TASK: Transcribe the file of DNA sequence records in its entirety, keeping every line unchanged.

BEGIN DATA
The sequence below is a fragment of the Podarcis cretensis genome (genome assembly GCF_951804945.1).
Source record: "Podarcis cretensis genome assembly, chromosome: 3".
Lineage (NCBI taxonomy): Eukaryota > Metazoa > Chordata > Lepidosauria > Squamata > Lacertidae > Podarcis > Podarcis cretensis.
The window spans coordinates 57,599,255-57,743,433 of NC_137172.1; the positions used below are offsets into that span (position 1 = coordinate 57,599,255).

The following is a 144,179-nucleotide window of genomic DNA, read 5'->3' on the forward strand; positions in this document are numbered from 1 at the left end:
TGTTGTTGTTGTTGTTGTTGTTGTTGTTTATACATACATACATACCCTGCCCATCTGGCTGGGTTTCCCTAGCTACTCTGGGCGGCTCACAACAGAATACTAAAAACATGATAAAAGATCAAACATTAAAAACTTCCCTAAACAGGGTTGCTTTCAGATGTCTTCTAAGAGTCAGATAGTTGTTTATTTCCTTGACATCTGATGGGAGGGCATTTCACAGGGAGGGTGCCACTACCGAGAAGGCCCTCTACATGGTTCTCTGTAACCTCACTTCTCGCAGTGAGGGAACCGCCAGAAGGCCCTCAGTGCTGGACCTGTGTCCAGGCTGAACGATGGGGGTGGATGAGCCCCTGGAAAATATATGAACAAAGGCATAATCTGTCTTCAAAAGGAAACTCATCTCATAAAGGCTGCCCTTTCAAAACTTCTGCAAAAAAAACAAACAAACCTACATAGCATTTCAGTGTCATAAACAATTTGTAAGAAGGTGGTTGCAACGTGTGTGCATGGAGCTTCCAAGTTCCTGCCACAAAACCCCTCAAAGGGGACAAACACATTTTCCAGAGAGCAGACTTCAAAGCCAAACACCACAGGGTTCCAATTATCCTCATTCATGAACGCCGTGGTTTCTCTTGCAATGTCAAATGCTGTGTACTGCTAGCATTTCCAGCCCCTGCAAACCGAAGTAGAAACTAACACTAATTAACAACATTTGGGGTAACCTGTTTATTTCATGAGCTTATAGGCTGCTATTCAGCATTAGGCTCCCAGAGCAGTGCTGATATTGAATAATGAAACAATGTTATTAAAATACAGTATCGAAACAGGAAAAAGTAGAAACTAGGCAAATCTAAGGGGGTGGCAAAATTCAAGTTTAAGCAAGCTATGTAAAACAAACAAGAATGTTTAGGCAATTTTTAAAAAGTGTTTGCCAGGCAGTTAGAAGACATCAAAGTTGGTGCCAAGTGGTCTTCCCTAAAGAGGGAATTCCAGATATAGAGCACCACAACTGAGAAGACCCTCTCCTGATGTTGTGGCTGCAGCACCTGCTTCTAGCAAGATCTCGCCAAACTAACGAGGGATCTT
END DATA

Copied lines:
The sequence below is a fragment of the Podarcis cretensis genome (genome assembly GCF_951804945.1).
Source record: "Podarcis cretensis genome assembly, chromosome: 3".
Lineage (NCBI taxonomy): Eukaryota > Metazoa > Chordata > Lepidosauria > Squamata > Lacertidae > Podarcis > Podarcis cretensis.
The window spans coordinates 57,599,255-57,743,433 of NC_137172.1; the positions used below are offsets into that span (position 1 = coordinate 57,599,255).

The following is a 144,179-nucleotide window of genomic DNA, read 5'->3' on the forward strand; positions in this document are numbered from 1 at the left end:
TGTTGTTGTTGTTGTTGTTGTTGTTGTTTATACATACATACATACCCTGCCCATCTGGCTGGGTTTCCCTAGCTACTCTGGGCGGCTCACAACAGAATACTAAAAACATGATAAAAGATCAAACATTAAAAACTTCCCTAAACAGGGTTGCTTTCAGATGTCTTCTAAGAGTCAGATAGTTGTTTATTTCCTTGACATCTGATGGGAGGGCATTTCACAGGGAGGGTGCCACTACCGAGAAGGCCCTCTACATGGTTCTCTGTAACCTCACTTCTCGCAGTGAGGGAACCGCCAGAAGGCCCTCAGTGCTGGACCTGTGTCCAGGCTGAACGATGGGGGTGGATGAGCCCCTGGAAAATATATGAACAAAGGCATAATCTGTCTTCAAAAGGAAACTCATCTCATAAAGGCTGCCCTTTCAAAACTTCTGCAAAAAAAACAAACAAACCTACATAGCATTTCAGTGTCATAAACAATTTGTAAGAAGGTGGTTGCAACGTGTGTGCATGGAGCTTCCAAGTTCCTGCCACAAAACCCCTCAAAGGGGACAAACACATTTTCCAGAGAGCAGACTTCAAAGCCAAACACCACAGGGTTCCAATTATCCTCATTCATGAACGCCGTGGTTTCTCTTGCAATGTCAAATGCTGTGTACTGCTAGCATTTCCAGCCCCTGCAAACCGAAGTAGAAACTAACACTAATTAACAACATTTGGGGTAACCTGTTTATTTCATGAGCTTATAGGCTGCTATTCAGCATTAGGCTCCCAGAGCAGTGCTGATATTGAATAATGAAACAATGTTATTAAAATACAGTATCGAAACAGGAAAAAGTAGAAACTAGGCAAATCTAAGGGGGTGGCAAAATTCAAGTTTAAGCAAGCTATGTAAAACAAACAAGAATGTTTAGGCAATTTTTAAAAAGTGTTTGCCAGGCAGTTAGAAGACATCAAAGTTGGTGCCAAGTGGTCTTCCCTAAAGAGGGAATTCCAGATATAGAGCACCACAACTGAGAAGACCCTCTCCTGATGTTGTGGCTGCAGCACCTGCTTCTAGCAAGATCTCGCCAAACTAACGAGGGATCTT